NOTE: Sorry for taking so much time in posting next microblog. I’ve been busy for a few days, and the future looks bleak too
A little background: Self-driving cars are a thing now, not just a fantasy. Big companies are investing hundreds of thousands of dollars just to get in the market. The problem, as with every other technology, is to prove viability to the common masses. Industrial standards state that the accuracy ought to be greater than 99% to be useful as a product. To cope up, researchers along with industrial experts are working tirelessly to progress and to deliver efficient self-driving technologies.
Another dataset has recently been released, marking the era of ever increasing AI breakthroughs. Robotics Research Group at Oxford has recently released a humongous ~23TB driving data. (yeah you heard it right. Its TERABYTES!). Shared with a creative commons open-source license, it would definitely help in creating a fully autonomous self driving car.
According to their website:
Over the period of May 2014 to December 2015 we traversed a route through central Oxford twice a week on average using the Oxford RobotCar platform, an autonomous Nissan LEAF. This resulted in over 1000km of recorded driving with almost 20 million images collected from 6 cameras mounted to the vehicle, along with LIDAR, GPS and INS ground truth.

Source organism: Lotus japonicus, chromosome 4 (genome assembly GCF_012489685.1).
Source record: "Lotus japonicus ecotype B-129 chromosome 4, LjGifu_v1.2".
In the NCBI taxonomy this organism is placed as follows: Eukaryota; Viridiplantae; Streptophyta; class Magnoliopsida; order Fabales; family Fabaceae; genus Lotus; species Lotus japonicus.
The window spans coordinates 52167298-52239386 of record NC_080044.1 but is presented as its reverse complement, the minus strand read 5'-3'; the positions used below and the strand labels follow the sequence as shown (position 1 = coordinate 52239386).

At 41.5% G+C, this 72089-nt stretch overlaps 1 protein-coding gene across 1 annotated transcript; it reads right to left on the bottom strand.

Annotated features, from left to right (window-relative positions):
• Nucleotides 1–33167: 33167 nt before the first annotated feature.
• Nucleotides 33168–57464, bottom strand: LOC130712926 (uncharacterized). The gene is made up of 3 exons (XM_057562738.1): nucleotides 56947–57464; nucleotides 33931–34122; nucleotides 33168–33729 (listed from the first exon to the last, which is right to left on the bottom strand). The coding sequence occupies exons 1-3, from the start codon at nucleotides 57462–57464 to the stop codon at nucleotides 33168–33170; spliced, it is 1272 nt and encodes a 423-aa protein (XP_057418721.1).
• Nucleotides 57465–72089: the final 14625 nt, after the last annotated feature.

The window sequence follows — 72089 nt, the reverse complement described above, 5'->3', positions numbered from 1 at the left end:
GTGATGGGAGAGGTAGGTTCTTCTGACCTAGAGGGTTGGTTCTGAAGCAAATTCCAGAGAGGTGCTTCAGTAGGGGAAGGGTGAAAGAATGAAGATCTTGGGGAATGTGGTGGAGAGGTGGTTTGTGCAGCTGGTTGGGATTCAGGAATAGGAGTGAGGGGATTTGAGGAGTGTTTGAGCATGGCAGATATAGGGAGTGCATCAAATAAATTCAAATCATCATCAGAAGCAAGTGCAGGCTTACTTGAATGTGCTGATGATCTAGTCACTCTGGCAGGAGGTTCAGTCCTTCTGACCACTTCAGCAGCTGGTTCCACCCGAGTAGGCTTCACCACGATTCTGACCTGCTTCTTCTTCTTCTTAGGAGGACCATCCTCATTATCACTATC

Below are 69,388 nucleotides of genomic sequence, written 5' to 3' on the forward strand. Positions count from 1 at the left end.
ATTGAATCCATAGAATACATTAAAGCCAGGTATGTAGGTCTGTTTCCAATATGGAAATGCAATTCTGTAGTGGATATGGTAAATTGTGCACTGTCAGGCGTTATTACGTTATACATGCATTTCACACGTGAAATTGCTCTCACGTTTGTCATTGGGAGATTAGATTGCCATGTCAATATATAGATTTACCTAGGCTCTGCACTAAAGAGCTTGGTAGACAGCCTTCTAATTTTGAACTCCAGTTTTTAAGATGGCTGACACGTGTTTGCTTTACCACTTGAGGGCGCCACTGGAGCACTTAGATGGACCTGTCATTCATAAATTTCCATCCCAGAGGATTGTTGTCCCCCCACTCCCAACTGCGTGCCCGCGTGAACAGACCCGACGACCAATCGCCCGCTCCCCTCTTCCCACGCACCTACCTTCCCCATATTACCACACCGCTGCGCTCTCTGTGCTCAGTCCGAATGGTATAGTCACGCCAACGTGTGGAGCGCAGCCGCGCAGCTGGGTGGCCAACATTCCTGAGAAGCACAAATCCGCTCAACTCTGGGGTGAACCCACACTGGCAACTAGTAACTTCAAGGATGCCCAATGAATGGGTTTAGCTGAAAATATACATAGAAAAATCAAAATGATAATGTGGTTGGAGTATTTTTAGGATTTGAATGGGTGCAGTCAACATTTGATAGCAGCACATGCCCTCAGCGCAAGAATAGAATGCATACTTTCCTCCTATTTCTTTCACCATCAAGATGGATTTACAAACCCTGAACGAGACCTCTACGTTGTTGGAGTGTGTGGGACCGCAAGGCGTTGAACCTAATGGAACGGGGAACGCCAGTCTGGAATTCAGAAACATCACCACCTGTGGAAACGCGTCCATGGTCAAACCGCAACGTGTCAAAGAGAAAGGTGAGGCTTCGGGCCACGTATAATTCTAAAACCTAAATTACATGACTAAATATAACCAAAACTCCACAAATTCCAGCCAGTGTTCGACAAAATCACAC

Data was collected in all weather conditions, including heavy rain, night, direct sunlight and snow. Road and building works over the period of a year significantly changed sections of the route from the beginning to the end of data collection.
An image depicting their self-driving car:
There are still many notable opensource contributions in autonomous driving recently, such udacity’s initiative to open-source their self-driving-car project and DeepDrive.io initiative ( which I’ve recently shared ). Advances like these will actually be changing our lives in future.